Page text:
We don’t always know what to do with data when we see it. And sometimes there’s nothing we can do with it, except tuck it away for a rainy day.

What if we could strive to use data to inform decisions we make about programs, policies, and day to day actions? What would that world look like, and how would we use the data? Would we use other types of information to inform our decisions?

Here’s a model I found from the organization, StriveTogether . I’ve tweaked it a bit to make sure we’re aware that the decisions we can make using data are affected by outside forces; and I tweaked it to draw attention to the juiciest opportunity for a data-driven decision…



  1. What do you think about this model?
  2. What would it take for you to have the convergence opportunity available as often as you need it?
  3. What types of decisions do you face that you wish you had data, research, and community voice about?
  4. When have you used data, research, and community voice to inform a decision?


ruralUrbanOR Latino graph


We know that Latinos have a long history in our state, and Oregon is becoming increasingly diverse as a result of marked growth among this population. So now we need to pay attention to how Latinos are represented in various aspects of community life and democracy – so we can make sure all Oregon residents are fairly included.

Nugget2Learning Nugget:

Available data suggest that Latinos are significantly under-represented in Oregon leadership roles. Demographic causes of this under-representation include measurement limitations, the age structure of the Latino community, and the citizenship status of many residents. This under-representation means that decisions affecting this population are being made by people who have limited personal experience of Latino issues – a fact that conflicts with most of our values for a representative democracy.

Evidence to support the nugget:

  1. Latinos are under-represented among voters

According to sample data from the 2012 Current Population Survey, November Supplement, administered by the US Census Bureau, only about 3% of all 2012 Oregon voters were Latino. Compared to the 11.7% representation of Latinos in Oregon, Latino voters were under-represented among Oregon voters by almost nine percentage points.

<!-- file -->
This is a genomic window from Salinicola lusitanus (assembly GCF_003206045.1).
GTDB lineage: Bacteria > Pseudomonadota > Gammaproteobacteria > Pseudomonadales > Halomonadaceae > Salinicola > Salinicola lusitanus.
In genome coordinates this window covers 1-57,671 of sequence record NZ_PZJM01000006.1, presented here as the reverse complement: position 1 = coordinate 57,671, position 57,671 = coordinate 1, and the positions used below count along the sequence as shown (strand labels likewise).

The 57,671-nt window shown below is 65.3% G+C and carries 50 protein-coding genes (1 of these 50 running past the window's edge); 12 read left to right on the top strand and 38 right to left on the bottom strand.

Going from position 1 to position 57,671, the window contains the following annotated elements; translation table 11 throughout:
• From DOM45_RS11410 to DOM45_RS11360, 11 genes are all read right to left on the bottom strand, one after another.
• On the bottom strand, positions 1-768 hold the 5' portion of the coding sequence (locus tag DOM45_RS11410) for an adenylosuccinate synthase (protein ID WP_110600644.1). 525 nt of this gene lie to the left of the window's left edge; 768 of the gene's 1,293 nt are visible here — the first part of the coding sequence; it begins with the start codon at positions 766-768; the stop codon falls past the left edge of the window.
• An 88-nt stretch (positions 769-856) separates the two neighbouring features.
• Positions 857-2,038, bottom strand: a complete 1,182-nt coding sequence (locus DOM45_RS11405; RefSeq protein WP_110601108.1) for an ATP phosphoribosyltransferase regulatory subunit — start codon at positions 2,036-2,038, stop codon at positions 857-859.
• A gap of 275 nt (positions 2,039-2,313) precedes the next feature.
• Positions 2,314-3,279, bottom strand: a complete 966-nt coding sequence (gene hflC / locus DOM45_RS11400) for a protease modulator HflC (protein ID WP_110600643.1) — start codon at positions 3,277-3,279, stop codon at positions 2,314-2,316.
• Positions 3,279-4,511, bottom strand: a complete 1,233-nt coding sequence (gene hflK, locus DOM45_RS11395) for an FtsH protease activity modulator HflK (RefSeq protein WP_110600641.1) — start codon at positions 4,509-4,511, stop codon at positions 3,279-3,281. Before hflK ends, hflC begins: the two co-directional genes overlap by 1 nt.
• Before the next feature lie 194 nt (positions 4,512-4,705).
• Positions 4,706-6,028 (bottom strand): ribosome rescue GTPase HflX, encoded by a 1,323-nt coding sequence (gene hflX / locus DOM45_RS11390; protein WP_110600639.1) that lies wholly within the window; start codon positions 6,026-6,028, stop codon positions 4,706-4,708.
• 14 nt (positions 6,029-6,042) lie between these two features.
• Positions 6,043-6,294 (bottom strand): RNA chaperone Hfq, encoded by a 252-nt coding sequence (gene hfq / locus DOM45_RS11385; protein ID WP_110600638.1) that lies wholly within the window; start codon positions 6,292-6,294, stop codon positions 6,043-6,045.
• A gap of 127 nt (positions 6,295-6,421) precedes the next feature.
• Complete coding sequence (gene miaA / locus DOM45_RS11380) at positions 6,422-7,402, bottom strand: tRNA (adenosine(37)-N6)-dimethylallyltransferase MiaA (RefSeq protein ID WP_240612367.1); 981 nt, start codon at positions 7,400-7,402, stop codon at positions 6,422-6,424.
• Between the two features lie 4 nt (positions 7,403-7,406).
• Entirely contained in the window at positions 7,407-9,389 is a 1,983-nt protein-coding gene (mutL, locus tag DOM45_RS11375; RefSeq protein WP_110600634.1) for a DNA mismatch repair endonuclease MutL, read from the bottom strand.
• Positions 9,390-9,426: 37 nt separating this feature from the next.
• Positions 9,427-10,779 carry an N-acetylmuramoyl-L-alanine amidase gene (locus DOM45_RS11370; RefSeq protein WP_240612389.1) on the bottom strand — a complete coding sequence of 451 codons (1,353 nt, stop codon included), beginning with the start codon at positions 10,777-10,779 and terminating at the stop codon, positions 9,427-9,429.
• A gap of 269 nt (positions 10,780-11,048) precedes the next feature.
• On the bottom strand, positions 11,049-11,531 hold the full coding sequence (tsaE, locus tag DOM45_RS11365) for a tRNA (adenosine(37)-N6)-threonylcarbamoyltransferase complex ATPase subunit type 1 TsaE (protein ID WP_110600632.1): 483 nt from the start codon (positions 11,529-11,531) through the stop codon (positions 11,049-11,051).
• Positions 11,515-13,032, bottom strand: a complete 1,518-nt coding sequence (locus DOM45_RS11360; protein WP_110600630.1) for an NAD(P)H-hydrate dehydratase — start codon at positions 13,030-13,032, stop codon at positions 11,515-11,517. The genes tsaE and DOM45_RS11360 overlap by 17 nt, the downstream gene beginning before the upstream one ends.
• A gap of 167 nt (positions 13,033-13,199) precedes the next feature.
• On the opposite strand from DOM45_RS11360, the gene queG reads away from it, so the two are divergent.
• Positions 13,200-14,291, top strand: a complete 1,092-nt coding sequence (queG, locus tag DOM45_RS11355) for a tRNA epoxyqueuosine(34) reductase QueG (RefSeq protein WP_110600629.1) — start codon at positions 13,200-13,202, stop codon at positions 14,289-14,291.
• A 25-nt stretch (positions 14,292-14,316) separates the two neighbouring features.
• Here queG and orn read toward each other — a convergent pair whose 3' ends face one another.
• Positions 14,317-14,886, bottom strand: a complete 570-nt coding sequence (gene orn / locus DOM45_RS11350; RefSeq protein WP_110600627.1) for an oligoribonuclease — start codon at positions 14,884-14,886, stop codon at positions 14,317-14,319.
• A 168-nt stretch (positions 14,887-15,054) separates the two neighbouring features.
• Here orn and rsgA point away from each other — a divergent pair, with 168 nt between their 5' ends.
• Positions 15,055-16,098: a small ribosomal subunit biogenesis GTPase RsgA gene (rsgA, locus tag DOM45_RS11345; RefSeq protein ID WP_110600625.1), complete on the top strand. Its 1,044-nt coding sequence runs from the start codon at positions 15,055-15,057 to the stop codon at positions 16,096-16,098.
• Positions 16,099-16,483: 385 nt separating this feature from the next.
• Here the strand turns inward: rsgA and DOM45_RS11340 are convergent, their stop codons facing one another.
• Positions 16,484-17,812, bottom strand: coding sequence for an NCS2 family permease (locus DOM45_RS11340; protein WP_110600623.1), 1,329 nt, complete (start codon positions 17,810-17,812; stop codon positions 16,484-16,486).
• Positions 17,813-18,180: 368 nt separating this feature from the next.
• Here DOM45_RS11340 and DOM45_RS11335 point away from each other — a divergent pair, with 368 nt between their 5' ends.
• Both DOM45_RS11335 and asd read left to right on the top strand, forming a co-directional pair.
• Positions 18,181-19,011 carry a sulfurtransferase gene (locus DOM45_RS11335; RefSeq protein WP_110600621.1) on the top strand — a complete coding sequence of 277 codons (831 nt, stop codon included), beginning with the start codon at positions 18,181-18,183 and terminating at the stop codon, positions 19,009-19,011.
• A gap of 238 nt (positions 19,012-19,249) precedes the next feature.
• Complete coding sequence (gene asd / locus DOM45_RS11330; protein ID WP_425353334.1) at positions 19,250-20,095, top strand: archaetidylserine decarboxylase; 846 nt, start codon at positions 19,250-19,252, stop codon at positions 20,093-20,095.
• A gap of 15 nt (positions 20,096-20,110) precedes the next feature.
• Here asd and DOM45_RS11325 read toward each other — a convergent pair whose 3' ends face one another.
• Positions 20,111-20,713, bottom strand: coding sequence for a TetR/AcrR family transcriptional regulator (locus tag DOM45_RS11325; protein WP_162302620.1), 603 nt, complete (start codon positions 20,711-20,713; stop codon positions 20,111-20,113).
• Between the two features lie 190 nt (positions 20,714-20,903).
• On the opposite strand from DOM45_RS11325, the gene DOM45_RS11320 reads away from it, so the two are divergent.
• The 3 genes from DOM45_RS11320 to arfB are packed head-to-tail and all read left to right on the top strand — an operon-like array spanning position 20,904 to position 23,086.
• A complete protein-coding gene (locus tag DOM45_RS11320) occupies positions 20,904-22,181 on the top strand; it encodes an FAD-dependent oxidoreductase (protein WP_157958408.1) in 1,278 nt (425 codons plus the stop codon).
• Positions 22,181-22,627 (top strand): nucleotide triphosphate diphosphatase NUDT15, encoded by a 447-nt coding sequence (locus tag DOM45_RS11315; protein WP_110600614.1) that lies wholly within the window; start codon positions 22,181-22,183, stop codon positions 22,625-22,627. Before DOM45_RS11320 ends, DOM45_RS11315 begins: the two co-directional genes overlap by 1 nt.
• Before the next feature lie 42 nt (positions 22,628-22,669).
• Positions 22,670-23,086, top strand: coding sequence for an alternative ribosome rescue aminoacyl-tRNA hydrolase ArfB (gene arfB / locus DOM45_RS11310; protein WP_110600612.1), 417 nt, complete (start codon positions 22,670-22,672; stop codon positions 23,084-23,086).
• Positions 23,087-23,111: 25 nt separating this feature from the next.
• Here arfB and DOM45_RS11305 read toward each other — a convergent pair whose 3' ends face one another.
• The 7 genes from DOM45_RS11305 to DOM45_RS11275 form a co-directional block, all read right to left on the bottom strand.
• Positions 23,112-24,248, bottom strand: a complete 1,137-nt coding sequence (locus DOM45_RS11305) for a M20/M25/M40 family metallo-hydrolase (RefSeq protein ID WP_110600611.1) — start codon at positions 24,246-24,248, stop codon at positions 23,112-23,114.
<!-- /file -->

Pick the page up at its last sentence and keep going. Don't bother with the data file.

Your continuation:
1. Latinos are under-represented among business owners:

According to data from the 2007 Survey of Business Owners, administered by the US Census Bureau, 3% of all Oregon businesses were owned by Latinos. Latinos were thus also under-represented among Oregon business owners by about nine percentage points.

  1. Latinos are under-represented in elected office:

According to data I compiled from GovTrack.us, the Oregon Legislature, Association of Oregon Counties, Oregon School Board Association, and the League of Oregon Cities, and compared to data collected by the National Association of Latino Elected and Appointed Officials (NALEO) Educational Fund in Washington, DC, Latinos made up less than 1% (about .3%) of all elected office holders in Oregon in 2008 (serving at federal, state, county, city, judicial/law, and education board levels). Latinos were under-represented among Oregon elected officials by 11 percentage points.

Demographic reasons for under-representation

  • Age & citizen composition of Oregon Latinos:

Only a third of Oregon Latinos are citizens and over the age of 18 (see chart below). Thus, only a third of Oregon Latinos are eligible to vote, run for office, or likely to own businesses. Even if we account for the age structure, Latinos are still under-represented in leadership roles I was able to measure; Latino adults represent 9% of Oregon’s adult population.


  •  Measurement limitations:

There are many forms of leadership for which we don’t have public, reliable, and regularly available data about race and ethnicity – like legislative staffers, non-profit executive directors, government agency heads, neighborhood association leaders, and other informal local leadership positions. It is much easier to enter these types of leadership positions than elected office, so Latinos are more likely to be in these types of roles than formal elected offices. Being unable to measure the number of Latinos in these leadership positions means I am probably under-counting Latinos in leadership.

Take-awayThe Take-aways:

  • Even if we account for the age composition of Oregon Latinos, this group is still under-represented in leadership roles (proportional representation percentage would be 9%).